The ''Santa Clause'' in Estate Planning
The current New York estate tax exemption stands at 5.93 million while the Federal exemption is at 11.7 million. The Biden administration has proposed to lower the Federal exemption to 3.5 million. While the Federal government only taxes the amount over the Federal exemption, New York takes a different approach. Once you go over the exemption amount in New York, they tax the whole estate!
New York's "fiscal cliff", as it has been termed, leads to the absurd result that you would end up with less after taxes on a 6 million dollar estate than on a 5.93 million dollar estate.
The "Santa Clause" is intended to avoid the tax "fiscal cliff" by providing that any amounts that would cause the fiscal cliff to be triggered are to be given to charity. This lowers the amount of the estate subject to estate tax to no more than the exemption amount.
Another way to avoid the fiscal cliff is to give lifetime gifts to your children (preferably, in the form of trusts to protect the gifts from children's divorces, lawsuits and creditors and pass by blood instead of by marriage). Currently, New York has no gift tax and the Federal exemption from gift tax is 11.7 million. The strategy here is to give away to your children's trusts so much of your estate as to get you under the New York exemption. One caveat is that New York state has a "claw back" provision whereby, if you die within three years of the date of the gifts, the gifts are brought back into your estate for estate tax purposes.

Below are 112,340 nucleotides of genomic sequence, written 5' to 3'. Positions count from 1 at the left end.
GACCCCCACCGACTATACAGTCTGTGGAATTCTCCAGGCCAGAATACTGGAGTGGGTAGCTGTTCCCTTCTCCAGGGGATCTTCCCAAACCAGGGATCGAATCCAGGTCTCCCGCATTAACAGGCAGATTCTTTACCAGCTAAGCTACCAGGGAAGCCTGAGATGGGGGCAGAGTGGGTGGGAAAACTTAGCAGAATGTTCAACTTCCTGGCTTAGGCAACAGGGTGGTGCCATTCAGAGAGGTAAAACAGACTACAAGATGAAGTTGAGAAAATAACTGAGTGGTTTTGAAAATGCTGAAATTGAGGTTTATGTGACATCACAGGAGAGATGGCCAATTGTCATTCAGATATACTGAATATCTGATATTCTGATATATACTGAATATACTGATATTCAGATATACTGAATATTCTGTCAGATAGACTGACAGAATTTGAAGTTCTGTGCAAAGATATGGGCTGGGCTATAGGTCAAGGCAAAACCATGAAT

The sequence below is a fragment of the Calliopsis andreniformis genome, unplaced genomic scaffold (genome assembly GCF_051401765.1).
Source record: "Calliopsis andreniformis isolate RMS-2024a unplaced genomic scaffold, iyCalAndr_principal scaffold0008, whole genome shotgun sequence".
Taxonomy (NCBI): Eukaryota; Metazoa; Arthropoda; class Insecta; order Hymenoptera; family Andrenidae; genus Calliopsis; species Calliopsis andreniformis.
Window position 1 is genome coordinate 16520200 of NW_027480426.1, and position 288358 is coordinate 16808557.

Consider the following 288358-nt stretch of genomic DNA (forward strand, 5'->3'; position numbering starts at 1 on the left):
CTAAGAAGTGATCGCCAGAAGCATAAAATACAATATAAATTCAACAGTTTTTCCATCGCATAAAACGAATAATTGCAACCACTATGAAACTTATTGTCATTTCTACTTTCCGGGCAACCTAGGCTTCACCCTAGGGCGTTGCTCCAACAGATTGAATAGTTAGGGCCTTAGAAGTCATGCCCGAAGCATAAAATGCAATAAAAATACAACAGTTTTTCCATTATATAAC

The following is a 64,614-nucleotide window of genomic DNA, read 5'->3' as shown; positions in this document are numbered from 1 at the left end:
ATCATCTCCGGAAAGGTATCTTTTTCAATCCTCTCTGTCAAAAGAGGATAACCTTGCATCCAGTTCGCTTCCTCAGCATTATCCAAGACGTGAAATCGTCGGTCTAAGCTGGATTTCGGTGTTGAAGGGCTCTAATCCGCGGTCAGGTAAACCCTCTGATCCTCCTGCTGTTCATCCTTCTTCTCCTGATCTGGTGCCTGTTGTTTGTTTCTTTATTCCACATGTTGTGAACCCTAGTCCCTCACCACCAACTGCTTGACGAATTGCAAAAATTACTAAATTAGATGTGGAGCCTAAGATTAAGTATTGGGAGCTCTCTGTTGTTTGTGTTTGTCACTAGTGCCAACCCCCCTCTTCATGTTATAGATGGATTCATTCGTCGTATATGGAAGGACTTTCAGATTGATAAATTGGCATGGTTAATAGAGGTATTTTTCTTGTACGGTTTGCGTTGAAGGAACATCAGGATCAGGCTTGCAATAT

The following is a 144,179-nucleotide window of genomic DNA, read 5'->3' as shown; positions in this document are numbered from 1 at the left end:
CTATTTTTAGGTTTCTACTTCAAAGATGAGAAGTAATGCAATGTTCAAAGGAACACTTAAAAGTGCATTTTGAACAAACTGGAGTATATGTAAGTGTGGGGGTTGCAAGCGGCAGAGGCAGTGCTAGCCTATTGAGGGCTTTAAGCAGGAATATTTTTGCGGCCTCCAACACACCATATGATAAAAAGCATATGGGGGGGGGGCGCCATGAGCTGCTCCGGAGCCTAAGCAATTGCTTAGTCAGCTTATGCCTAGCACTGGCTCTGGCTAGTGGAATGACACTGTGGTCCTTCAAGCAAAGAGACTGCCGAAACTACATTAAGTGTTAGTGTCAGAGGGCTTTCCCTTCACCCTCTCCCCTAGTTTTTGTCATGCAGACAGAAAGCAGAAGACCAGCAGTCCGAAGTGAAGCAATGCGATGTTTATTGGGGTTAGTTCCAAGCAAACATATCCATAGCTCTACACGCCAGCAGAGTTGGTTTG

If you act this year, you can also get your estate under the looming 3.5 million Federal exemption which we may very well see by next year. These gifts are sometimes referred to as an "estate tax freeze" because not only are the gifts now outside of your estate, but also all of the appreciation on those gifts between now and the time you die are also exempt from estate tax. In essence you are "freezing" the amount subject to tax at today's value.
The bottom line is that if you have an estate of over 3.5 million, now is the time to act to save estate taxes for your heirs.